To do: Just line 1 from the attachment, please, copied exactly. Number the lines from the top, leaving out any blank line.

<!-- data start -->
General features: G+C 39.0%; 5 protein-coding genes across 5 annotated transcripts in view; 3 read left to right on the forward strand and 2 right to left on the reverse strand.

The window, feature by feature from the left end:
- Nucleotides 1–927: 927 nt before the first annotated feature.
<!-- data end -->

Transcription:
General features: G+C 39.0%; 5 protein-coding genes across 5 annotated transcripts in view; 3 read left to right on the forward strand and 2 right to left on the reverse strand.